# Remove continuous duplicate

I've made a little function to eliminate continuous duplicate from a std::vector. I have to use C++03.

For example, if a vector of ints is composed of: 1,1,2,3,,3,1,1,2 my function should return 1,2,3,1,2. I've tried to use templates (I've just began to use c++) and made it as fast as possible!

template<class T>
vector<T> remove_duplicate(vector<T>& vec) {
int length = vec.size();
vector<T> result(length);
result[0] = vec[0];
int last = 0;
for(int i=0; i<length; i++)
if(vec[i] != result[last]){
last++;
result[last] = vec[i];
}
result.resize(last+1);
return result;
}


Here's a simple test case:

static
void test_remove_duplicate() {
vector<int> v;
v.push_back(1); //123131
v.push_back(1);
v.push_back(2);
v.push_back(2);
v.push_back(3);
v.push_back(1);
v.push_back(3);
v.push_back(3);
v.push_back(1);
v.push_back(1);

vector<int> v1;
v1 = remove_duplicate(v);
for(int i=0; i<v1.size(); i++) {
cout << v1[i];
} cout << endl;
}


What do you think about it?

Let's go through mechanical errors:

1. use size_t instead of int

int length = vec.size();

2. what if there is no zero element?

result[0] = vec[0];

3. the same as first:

int last = 0;

4. the same as 1, 3:

for(int i=0; i<length; i++)


Optimization errors:

1. Is there any reason why do you need to return a COPY of vector? If you need return copy, so why do you pass it by reference?

2. Extra resize of vector is extremely heavy and slow operation.

result.resize(last+1);

3. Prefer pre-increment to post-increment

4. use reserve and push_back, instead of resize and []. In you case result.size() <= v.size(). So, make following:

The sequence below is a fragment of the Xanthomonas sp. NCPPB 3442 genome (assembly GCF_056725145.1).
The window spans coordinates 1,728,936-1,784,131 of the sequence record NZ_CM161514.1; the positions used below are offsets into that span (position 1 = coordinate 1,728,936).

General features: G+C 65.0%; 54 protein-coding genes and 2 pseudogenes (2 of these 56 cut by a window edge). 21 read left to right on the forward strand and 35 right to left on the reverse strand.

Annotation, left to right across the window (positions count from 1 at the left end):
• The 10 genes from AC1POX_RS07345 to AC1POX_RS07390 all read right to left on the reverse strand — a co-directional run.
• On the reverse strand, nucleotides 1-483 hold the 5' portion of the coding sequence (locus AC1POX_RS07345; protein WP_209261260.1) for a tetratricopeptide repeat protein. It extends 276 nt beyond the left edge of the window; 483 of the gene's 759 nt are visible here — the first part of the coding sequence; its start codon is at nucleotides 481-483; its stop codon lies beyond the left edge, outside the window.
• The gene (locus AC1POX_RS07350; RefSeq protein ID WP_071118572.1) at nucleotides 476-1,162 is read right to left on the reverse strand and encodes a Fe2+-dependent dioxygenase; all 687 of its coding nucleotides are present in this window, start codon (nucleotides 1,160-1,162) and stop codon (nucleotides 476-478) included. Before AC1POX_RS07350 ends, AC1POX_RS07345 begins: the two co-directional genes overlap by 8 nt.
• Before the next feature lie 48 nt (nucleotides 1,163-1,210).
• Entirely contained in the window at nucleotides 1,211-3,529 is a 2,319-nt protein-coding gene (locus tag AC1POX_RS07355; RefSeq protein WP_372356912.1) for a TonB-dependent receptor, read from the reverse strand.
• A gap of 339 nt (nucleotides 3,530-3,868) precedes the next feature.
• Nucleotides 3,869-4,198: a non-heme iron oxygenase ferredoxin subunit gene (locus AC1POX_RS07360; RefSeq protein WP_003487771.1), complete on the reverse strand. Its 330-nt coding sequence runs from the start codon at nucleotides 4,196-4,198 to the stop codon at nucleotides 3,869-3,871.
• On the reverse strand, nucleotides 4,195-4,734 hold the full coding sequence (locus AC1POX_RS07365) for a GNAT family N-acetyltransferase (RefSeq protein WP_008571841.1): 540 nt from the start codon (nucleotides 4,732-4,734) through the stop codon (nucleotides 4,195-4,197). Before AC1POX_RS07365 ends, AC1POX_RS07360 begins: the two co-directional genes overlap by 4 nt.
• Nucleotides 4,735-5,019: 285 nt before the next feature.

std::vector<T> result;
result.reserve(v.size);
result.push_back( vec[0] );


In the loop:

result.push_back( vec[i] );


template<class T>
std::vector<T> remove_duplicate(const std::vector<T>& vec)
{
std::vector<T> result;

if(!vec.empty())
{
result.reserve(vec.size());
result.push_back(vec.front());

for(size_t i = 0; i< vec.size(); ++i)
if(vec[i] != result.back())
result.push_back( vec[i] );
}

return result;
}

• whithout last resize if i try to use the vector with a for loop ended in size() it continue with some trail 0.. – nkint Feb 25 '12 at 17:57
• resize() to a smaller size than capacity does not have any nasty side-effects only that current size will be reduced. But I agree that I would prefer to use reserve() and push_back() instead. – Martin York Feb 26 '12 at 4:31

The standard unique algorithm performs exactly this task (and is available in C++03). If we take the argument by value, we can modify it in place, and use the erase-remove idiom:

#include <algorithm>
#include <vector>

template<class T>
std::vector<T> remove_duplicate(std::vector<T> vec) {
vec.erase(std::unique(vec.begin(), vec.end()), vec.end());
return vec;
}


Note that the result vector has the same capacity as the input vector. If this is likely to be a problem, then std::unique_copy() could be used to copy values into a new vector, or a move to C++11 would gain the shrink_to_fit() method on your vector.